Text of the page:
At a time t22, the word line signal 43 is applied to the terminal 17 and the timing signal 61 is applied to the gate input terminal 56 of the MOS transistor 58. Accordingly, the "H" signal from the memory cell 16 is applied to the bit line 13, and the reference potential signal from the dummy cell capacitor 51 is supplied to the bit line 14. The potentials on the respective bit lines 13 and 14 are compared by the sense amplifier 10. When the sense amplifier 10 senses the "H" potential of the signal on the bit line 13, it amplifies the "H" signal and supplies the amplified "H" signal to the bit line 13, and on the other hand, it supplies the "L" signal to the bit line 14. Thus, the "L" signal is written into the dummy cell capacitor 51 and the "H" signal is written into the memory cell 16 connected to the bit line 13.

At a time t23, the timing signal 62 is applied to the gate input terminal 55 of the MOS transistor 57, so that the "H" signal is written into the dummy cell capacitor 50. Thus, at a time t24, the write operation is completed. At a time t25, the shorting signal 63 is applied to the gate input terminal 54 of the MOS transistor 53 so that a new reference potential signal is established in the dummy cell capacitors 50 and 51, respectively, as described above.

In this way, the operations of reading from the memory cell 16 and writing into the dummy cell section are effected.

A practical example of this case is described hereunder.

As an example, when the reference potential changes by -2 V, the potentials of the dummy cell capacitors 51 and 50, which were at the low level of 0 V and the high level of 5 V, respectively, at the write time (at the time t14), rise to the low level of 0.4 V and the high level of 5.4 V, respectively, in accordance with the equation (3) because the substrate potential changes at the timing of application of the shorting signal 63. However, both of the low and high levels become 2.9 V immediately before the read operation. Accordingly, from the equation (2), the potential of the bit line 14 is represented as follows: ##EQU5##

When the memory cell is at the high level, the potential VB2 (VS =5.4 V) of the bit line 13 becomes 5.036 V by the same calculation as that of the prior art example, and when the memory cell is at the low level, the potential VB2 (VS =0.4 V) of the bit line 13 becomes 4.582 V. Therefore, the potential differences between the potential of the bit line 13 and that of the bit line 14 are 5.036 V-4.809 V=0.227 V and 4.582 V-4.809 V=-0.227 V, respectively. Thus, the potential of the bit line 14 assumes a precisely middle value. In other words, in the present embodiment, since the change in the substrate potential exerts an exactly identical influence on both of the memory cell and the dummy cell, so that there appears no difference between the potentials of both bit lines 13 and 14 at the time of the read operation.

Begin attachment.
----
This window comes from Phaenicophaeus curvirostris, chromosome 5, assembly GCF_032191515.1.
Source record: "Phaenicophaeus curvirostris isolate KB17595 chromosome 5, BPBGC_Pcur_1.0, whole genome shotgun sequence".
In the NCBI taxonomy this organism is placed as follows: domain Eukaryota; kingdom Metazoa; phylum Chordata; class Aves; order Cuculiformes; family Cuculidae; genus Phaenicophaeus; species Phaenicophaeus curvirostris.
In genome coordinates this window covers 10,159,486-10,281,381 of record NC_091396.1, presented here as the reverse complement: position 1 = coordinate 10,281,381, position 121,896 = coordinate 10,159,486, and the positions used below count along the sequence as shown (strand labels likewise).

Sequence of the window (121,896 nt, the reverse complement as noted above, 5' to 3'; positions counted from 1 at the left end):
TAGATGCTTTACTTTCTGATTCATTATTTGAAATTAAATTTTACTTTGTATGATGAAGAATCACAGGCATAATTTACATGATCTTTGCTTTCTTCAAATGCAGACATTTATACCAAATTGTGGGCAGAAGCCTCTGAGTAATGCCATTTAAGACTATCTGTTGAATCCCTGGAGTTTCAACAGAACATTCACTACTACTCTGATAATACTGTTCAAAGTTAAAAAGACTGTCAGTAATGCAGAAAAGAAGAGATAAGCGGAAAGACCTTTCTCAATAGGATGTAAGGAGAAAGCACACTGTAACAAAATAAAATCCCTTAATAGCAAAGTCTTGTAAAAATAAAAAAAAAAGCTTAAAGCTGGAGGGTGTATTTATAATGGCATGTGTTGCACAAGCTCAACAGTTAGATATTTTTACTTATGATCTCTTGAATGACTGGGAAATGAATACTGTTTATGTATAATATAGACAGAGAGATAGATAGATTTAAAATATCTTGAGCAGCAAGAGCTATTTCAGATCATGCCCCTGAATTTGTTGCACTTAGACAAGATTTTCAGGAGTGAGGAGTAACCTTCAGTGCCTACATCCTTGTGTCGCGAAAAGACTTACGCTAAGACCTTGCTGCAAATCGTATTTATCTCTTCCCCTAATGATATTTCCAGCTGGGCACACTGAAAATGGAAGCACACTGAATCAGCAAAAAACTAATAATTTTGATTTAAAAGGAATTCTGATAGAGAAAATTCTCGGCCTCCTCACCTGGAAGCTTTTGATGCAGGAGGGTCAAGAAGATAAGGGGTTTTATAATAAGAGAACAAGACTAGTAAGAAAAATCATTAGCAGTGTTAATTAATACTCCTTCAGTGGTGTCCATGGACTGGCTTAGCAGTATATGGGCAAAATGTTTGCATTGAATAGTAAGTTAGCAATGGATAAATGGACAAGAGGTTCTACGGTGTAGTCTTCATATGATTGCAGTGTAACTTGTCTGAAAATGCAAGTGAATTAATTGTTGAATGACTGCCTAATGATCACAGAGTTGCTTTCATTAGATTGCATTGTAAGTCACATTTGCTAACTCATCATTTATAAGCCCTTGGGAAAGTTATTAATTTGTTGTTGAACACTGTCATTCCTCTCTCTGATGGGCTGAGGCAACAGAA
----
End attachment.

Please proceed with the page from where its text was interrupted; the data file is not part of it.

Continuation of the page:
Further, FIG. 5 shows a construction such that one of the two electrodes of the dummy cell capacitors 50 and 51 and the memory cell capacitor 52 are grounded (or connected to a zero V point in the circuit). However, they may be connected commonly to a point of the other potential.

In accordance with the featured construction of the memory apparatus of the present invention, the dummy cell capacitors, in which the high level and low level potentials have been written, respectively, are shorted to each other through a MOS transistor, so that it is made possible to prevent any adverse influence of a change in the substrate potential and to obtain a reference potential of a precisely middle value without requiring an adjustment of the capacitances of the dummy cell capacitors and then to supply it to the flip-flop type sense amplifier as a reference potential thereof. Thus, the present invention has a great practical meritorious effect to realize a stable sensing operation by a MOS type semiconductor memory.

Patent Citations
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Referenced by
Citing PatentFiling datePublication dateApplicantTitle
US5339274 *Oct 30, 1992Aug 16, 1994International Business Machines CorporationVariable bitline precharge voltage sensing technique for DRAM structures
US5349302 *May 13, 1993Sep 20, 1994Honeywell Inc.Sense amplifier input stage for single array memory
US5621680 *Apr 1, 1996Apr 15, 1997Motorola, Inc.Data storage element and method for reading data therefrom
US5729159 *Sep 4, 1996Mar 17, 1998International Business Machines CorporationMultiple reference sense amplifier
US6392953Jun 8, 2001May 21, 2002Matsushita Electronics CorporationSemiconductor memory
US6570799Mar 14, 2002May 27, 2003United Memories, Inc.Precharge and reference voltage technique for dynamic random access memories
US6724673Apr 9, 2001Apr 20, 2004Dolphin IntegrationMemory reading device
US6788590Jan 16, 2003Sep 7, 2004United Memories, Inc.Bitline reference voltage circuit
US20030021160 *Apr 9, 2001Jan 30, 2003Herve CovarelDevice for reading a storage
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Classifications
U.S. Classification365/205, 365/149, 365/210.1
International ClassificationG11C11/4099, G11C11/401, G11C7/14
Cooperative ClassificationG11C7/14, G11C11/4099
European ClassificationG11C11/4099, G11C7/14
Legal Events
DateCodeEventDescription
Nov 14, 1984ASAssignment
Owner name: MATSUSHITA ELECTRONICS CORPORATION, 1006, OAZA KAD
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Effective date: 19841105
Owner name: MATSUSHITA ELECTRONICS CORPORATION,JAPAN
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Sep 29, 1994FPAYFee payment
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Jan 29, 2002ASAssignment
Owner name: MATSUSHITA ELECTRIC INDUSTRIAL CO., LTD., JAPAN